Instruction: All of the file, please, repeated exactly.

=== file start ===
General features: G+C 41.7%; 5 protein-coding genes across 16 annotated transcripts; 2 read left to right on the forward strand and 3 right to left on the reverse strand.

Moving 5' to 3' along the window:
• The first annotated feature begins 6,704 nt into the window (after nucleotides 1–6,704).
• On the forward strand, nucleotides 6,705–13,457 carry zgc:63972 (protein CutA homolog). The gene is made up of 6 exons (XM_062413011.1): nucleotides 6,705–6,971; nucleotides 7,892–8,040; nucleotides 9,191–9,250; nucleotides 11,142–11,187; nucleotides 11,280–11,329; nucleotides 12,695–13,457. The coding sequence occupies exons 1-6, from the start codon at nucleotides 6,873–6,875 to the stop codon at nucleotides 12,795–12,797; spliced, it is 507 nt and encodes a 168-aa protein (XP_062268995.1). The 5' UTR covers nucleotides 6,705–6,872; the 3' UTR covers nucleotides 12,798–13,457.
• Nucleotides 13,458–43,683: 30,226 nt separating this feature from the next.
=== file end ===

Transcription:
General features: G+C 41.7%; 5 protein-coding genes across 16 annotated transcripts; 2 read left to right on the forward strand and 3 right to left on the reverse strand.

Moving 5' to 3' along the window:
• The first annotated feature begins 6,704 nt into the window (after nucleotides 1–6,704).
• On the forward strand, nucleotides 6,705–13,457 carry zgc:63972 (protein CutA homolog). The gene is made up of 6 exons (XM_062413011.1): nucleotides 6,705–6,971; nucleotides 7,892–8,040; nucleotides 9,191–9,250; nucleotides 11,142–11,187; nucleotides 11,280–11,329; nucleotides 12,695–13,457. The coding sequence occupies exons 1-6, from the start codon at nucleotides 6,873–6,875 to the stop codon at nucleotides 12,795–12,797; spliced, it is 507 nt and encodes a 168-aa protein (XP_062268995.1). The 5' UTR covers nucleotides 6,705–6,872; the 3' UTR covers nucleotides 12,798–13,457.
• Nucleotides 13,458–43,683: 30,226 nt separating this feature from the next.